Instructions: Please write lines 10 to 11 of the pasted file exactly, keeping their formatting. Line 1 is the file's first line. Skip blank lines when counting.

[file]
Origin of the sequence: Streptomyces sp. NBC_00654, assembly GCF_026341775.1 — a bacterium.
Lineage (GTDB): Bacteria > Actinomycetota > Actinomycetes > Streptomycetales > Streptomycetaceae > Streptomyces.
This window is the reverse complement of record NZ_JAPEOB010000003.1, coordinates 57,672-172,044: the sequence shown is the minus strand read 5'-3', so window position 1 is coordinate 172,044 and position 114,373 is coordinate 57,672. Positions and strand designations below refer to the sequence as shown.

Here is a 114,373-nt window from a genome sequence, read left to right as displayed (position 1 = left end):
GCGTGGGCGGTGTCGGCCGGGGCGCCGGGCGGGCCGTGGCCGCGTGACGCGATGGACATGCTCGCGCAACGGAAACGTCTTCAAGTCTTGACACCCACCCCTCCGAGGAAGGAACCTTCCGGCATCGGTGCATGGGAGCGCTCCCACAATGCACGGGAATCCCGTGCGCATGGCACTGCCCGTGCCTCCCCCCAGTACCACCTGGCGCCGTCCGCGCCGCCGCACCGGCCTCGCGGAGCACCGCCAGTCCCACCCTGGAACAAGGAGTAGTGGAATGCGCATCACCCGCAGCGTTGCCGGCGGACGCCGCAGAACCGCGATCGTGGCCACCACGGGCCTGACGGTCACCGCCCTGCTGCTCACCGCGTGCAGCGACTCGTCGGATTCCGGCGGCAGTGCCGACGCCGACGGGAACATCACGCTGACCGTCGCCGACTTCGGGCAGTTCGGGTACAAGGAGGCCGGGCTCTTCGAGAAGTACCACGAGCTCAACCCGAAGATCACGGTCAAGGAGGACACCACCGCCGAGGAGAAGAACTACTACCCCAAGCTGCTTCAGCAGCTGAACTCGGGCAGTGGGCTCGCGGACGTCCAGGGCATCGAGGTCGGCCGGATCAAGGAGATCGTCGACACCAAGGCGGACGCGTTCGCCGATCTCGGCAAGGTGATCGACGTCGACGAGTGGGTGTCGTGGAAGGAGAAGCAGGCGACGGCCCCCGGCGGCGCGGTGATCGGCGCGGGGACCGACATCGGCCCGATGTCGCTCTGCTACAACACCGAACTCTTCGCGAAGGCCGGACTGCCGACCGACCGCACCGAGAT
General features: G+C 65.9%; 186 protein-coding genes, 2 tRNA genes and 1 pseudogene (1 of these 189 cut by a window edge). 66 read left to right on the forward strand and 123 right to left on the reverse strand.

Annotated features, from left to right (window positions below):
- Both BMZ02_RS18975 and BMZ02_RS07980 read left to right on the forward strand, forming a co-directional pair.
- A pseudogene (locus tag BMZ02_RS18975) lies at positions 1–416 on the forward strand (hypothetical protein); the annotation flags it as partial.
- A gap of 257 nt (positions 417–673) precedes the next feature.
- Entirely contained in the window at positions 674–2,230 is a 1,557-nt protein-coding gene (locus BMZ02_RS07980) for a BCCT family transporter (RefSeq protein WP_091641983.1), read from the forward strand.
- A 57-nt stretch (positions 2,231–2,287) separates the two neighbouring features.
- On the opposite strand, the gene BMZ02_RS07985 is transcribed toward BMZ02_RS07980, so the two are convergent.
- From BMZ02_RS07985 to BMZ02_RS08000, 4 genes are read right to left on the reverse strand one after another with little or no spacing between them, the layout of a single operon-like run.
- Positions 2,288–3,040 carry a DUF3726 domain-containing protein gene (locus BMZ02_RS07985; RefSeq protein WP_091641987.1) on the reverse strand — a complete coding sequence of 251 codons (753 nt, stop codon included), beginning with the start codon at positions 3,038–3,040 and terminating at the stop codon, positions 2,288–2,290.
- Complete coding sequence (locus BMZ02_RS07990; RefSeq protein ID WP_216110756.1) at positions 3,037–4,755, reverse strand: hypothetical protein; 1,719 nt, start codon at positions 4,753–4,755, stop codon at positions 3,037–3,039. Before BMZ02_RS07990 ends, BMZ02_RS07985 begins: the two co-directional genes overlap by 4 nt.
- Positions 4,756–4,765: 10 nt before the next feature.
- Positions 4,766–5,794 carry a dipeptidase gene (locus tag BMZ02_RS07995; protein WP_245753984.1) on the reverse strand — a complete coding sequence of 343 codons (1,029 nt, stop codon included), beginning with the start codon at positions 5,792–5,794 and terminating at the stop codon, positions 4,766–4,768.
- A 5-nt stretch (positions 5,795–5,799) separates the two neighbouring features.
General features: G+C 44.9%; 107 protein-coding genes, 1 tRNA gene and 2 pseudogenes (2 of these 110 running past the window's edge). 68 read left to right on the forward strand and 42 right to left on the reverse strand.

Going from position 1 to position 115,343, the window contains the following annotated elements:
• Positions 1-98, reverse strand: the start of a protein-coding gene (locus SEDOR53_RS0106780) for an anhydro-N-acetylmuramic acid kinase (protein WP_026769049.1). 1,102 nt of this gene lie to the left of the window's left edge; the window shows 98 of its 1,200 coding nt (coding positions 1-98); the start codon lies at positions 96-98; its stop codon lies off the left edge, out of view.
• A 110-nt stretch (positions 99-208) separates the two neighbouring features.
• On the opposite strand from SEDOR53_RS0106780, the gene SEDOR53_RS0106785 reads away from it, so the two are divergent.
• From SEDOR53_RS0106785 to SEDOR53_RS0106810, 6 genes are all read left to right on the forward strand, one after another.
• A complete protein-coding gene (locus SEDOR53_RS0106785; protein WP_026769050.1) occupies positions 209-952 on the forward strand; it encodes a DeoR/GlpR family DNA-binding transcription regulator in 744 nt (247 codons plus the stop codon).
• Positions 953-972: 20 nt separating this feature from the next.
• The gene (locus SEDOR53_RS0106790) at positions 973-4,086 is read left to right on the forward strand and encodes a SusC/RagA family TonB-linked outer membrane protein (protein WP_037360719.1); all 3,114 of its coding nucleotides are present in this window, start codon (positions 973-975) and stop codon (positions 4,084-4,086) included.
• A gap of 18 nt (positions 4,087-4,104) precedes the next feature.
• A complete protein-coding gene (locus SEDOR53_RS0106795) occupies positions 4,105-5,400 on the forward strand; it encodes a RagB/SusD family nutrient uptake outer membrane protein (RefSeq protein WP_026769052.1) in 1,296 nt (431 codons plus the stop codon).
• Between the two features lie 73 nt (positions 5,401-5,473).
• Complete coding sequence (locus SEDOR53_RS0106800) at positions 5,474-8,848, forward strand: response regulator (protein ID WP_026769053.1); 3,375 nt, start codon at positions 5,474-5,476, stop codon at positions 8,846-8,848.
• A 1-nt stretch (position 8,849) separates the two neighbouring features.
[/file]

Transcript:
- A gap of 257 nt (positions 417–673) precedes the next feature.
- Entirely contained in the window at positions 674–2,230 is a 1,557-nt protein-coding gene (locus BMZ02_RS07980) for a BCCT family transporter (RefSeq protein WP_091641983.1), read from the forward strand.